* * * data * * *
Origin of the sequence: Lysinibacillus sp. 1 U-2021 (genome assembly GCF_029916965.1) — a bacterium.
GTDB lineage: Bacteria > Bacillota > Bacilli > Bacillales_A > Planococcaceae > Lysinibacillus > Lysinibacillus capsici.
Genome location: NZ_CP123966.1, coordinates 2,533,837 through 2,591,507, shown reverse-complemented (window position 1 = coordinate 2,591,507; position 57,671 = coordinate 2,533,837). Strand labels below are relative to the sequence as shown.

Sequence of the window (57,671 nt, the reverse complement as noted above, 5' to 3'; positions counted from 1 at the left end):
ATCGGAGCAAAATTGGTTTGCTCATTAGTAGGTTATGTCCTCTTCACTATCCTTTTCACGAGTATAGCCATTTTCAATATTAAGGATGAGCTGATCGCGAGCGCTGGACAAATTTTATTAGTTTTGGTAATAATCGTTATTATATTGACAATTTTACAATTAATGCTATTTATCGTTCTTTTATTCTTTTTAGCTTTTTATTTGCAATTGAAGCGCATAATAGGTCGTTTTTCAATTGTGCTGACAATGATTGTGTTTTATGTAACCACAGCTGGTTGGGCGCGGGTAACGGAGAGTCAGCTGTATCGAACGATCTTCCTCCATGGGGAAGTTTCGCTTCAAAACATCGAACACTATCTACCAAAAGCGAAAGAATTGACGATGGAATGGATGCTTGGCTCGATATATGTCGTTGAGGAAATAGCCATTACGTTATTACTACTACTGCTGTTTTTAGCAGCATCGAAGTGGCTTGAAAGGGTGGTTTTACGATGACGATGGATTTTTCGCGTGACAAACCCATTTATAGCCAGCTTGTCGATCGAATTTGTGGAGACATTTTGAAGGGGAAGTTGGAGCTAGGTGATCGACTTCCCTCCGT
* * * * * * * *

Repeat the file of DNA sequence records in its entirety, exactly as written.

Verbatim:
Origin of the sequence: Lysinibacillus sp. 1 U-2021 (genome assembly GCF_029916965.1) — a bacterium.
GTDB lineage: Bacteria > Bacillota > Bacilli > Bacillales_A > Planococcaceae > Lysinibacillus > Lysinibacillus capsici.
Genome location: NZ_CP123966.1, coordinates 2,533,837 through 2,591,507, shown reverse-complemented (window position 1 = coordinate 2,591,507; position 57,671 = coordinate 2,533,837). Strand labels below are relative to the sequence as shown.

Sequence of the window (57,671 nt, the reverse complement as noted above, 5' to 3'; positions counted from 1 at the left end):
ATCGGAGCAAAATTGGTTTGCTCATTAGTAGGTTATGTCCTCTTCACTATCCTTTTCACGAGTATAGCCATTTTCAATATTAAGGATGAGCTGATCGCGAGCGCTGGACAAATTTTATTAGTTTTGGTAATAATCGTTATTATATTGACAATTTTACAATTAATGCTATTTATCGTTCTTTTATTCTTTTTAGCTTTTTATTTGCAATTGAAGCGCATAATAGGTCGTTTTTCAATTGTGCTGACAATGATTGTGTTTTATGTAACCACAGCTGGTTGGGCGCGGGTAACGGAGAGTCAGCTGTATCGAACGATCTTCCTCCATGGGGAAGTTTCGCTTCAAAACATCGAACACTATCTACCAAAAGCGAAAGAATTGACGATGGAATGGATGCTTGGCTCGATATATGTCGTTGAGGAAATAGCCATTACGTTATTACTACTACTGCTGTTTTTAGCAGCATCGAAGTGGCTTGAAAGGGTGGTTTTACGATGACGATGGATTTTTCGCGTGACAAACCCATTTATAGCCAGCTTGTCGATCGAATTTGTGGAGACATTTTGAAGGGGAAGTTGGAGCTAGGTGATCGACTTCCCTCCGT